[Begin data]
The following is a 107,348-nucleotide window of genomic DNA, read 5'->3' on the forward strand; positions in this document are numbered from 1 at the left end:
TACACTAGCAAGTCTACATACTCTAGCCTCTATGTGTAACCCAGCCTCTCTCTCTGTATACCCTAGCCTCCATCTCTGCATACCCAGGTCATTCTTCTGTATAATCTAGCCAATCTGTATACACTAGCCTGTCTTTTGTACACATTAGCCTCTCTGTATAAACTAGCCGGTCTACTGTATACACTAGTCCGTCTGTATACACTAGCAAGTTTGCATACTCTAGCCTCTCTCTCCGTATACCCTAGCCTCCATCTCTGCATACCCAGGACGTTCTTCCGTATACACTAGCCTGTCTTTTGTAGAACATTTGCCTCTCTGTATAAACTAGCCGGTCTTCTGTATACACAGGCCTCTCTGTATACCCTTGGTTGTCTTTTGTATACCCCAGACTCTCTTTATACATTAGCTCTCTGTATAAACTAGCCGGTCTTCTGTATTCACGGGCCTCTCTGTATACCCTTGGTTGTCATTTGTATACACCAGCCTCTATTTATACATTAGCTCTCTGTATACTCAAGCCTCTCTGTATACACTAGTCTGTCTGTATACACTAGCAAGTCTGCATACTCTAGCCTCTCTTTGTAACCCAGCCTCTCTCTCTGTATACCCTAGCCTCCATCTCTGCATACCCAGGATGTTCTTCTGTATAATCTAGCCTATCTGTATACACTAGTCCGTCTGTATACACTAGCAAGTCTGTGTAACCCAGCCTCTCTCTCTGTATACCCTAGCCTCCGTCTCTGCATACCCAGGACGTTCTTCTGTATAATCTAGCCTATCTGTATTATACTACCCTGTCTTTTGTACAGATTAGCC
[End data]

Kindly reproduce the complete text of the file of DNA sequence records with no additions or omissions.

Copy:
The following is a 107,348-nucleotide window of genomic DNA, read 5'->3' on the forward strand; positions in this document are numbered from 1 at the left end:
TACACTAGCAAGTCTACATACTCTAGCCTCTATGTGTAACCCAGCCTCTCTCTCTGTATACCCTAGCCTCCATCTCTGCATACCCAGGTCATTCTTCTGTATAATCTAGCCAATCTGTATACACTAGCCTGTCTTTTGTACACATTAGCCTCTCTGTATAAACTAGCCGGTCTACTGTATACACTAGTCCGTCTGTATACACTAGCAAGTTTGCATACTCTAGCCTCTCTCTCCGTATACCCTAGCCTCCATCTCTGCATACCCAGGACGTTCTTCCGTATACACTAGCCTGTCTTTTGTAGAACATTTGCCTCTCTGTATAAACTAGCCGGTCTTCTGTATACACAGGCCTCTCTGTATACCCTTGGTTGTCTTTTGTATACCCCAGACTCTCTTTATACATTAGCTCTCTGTATAAACTAGCCGGTCTTCTGTATTCACGGGCCTCTCTGTATACCCTTGGTTGTCATTTGTATACACCAGCCTCTATTTATACATTAGCTCTCTGTATACTCAAGCCTCTCTGTATACACTAGTCTGTCTGTATACACTAGCAAGTCTGCATACTCTAGCCTCTCTTTGTAACCCAGCCTCTCTCTCTGTATACCCTAGCCTCCATCTCTGCATACCCAGGATGTTCTTCTGTATAATCTAGCCTATCTGTATACACTAGTCCGTCTGTATACACTAGCAAGTCTGTGTAACCCAGCCTCTCTCTCTGTATACCCTAGCCTCCGTCTCTGCATACCCAGGACGTTCTTCTGTATAATCTAGCCTATCTGTATTATACTACCCTGTCTTTTGTACAGATTAGCC